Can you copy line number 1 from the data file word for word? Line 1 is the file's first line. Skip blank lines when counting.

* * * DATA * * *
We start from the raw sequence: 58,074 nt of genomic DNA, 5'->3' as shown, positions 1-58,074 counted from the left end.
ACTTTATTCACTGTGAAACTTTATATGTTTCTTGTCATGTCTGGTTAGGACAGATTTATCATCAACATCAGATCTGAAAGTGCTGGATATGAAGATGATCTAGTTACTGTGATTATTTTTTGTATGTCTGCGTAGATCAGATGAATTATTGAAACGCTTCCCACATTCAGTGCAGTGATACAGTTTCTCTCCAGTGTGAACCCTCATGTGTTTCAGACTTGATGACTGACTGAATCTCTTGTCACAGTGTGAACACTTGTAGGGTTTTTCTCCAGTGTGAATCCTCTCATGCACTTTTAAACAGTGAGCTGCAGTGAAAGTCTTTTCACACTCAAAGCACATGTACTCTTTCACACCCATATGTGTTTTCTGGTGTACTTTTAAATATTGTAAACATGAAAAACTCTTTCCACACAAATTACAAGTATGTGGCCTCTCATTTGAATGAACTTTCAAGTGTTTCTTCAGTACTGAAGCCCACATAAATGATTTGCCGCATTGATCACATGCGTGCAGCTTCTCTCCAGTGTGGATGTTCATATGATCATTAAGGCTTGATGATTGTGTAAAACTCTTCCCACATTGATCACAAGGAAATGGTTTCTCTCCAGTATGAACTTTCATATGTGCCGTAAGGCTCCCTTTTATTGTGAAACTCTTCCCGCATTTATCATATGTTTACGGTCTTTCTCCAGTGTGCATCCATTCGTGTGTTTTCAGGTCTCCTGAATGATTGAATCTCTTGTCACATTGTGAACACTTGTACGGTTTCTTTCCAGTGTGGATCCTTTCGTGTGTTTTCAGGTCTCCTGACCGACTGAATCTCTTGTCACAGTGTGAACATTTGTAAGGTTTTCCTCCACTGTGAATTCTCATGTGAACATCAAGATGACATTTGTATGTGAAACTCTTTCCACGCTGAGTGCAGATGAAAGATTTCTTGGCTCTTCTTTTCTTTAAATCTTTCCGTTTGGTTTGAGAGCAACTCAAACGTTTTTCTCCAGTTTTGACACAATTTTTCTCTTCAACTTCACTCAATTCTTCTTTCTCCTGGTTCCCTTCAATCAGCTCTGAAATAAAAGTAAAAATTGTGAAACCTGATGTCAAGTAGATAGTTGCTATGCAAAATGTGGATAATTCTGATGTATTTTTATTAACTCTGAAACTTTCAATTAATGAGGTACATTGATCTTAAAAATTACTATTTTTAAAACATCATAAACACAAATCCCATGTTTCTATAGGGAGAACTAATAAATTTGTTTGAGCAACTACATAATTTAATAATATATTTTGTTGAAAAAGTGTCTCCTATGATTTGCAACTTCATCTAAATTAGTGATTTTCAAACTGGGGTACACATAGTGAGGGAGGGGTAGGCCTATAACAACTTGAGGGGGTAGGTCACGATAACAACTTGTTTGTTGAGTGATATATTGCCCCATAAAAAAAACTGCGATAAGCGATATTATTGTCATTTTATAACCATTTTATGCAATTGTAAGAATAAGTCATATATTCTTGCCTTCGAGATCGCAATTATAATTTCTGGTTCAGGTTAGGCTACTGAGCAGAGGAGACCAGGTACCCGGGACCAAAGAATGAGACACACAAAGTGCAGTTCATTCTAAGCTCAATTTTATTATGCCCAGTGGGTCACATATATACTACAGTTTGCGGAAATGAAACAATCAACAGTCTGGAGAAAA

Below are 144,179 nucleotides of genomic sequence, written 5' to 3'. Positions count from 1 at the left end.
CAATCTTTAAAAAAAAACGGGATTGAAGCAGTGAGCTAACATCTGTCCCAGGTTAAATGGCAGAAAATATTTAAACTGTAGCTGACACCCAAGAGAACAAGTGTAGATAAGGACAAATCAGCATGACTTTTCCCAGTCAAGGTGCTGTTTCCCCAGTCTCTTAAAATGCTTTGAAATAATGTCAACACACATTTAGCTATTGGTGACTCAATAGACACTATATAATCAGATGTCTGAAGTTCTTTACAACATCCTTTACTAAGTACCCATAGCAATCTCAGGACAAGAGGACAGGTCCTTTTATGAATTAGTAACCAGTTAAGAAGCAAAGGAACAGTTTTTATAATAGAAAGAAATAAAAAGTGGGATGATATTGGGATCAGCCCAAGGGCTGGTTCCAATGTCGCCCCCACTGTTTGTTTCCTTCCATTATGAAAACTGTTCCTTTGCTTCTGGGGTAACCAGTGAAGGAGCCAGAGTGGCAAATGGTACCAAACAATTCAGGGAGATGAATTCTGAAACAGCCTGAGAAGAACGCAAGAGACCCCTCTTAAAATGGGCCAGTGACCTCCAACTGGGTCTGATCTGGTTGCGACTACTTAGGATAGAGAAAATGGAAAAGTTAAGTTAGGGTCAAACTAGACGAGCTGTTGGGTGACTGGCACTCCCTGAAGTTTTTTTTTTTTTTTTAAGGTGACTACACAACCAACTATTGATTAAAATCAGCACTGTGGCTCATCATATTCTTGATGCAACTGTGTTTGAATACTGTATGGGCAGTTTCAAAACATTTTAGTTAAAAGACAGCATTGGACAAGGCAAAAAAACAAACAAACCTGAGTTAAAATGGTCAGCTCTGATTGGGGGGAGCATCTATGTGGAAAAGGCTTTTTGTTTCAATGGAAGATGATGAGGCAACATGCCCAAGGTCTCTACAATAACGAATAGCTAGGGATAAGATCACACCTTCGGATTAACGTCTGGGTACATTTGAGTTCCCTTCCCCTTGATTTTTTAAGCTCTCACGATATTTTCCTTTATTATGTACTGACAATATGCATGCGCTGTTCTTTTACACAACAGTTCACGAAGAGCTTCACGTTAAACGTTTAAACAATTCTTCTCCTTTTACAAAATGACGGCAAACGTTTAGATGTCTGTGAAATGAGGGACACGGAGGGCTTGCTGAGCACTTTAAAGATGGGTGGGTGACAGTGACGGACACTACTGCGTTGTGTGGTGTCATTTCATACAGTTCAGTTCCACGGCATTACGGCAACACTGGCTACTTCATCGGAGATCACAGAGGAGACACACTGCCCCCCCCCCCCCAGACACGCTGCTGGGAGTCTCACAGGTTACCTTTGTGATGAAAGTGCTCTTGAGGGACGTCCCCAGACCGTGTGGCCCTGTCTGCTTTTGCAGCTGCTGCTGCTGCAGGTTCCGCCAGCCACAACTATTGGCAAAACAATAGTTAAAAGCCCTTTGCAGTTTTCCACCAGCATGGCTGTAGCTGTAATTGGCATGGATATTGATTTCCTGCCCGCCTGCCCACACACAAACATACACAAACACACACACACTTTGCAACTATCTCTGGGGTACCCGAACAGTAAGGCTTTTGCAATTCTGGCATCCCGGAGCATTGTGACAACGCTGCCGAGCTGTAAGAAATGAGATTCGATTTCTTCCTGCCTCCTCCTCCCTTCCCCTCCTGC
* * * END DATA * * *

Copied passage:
We start from the raw sequence: 58,074 nt of genomic DNA, 5'->3' as shown, positions 1-58,074 counted from the left end.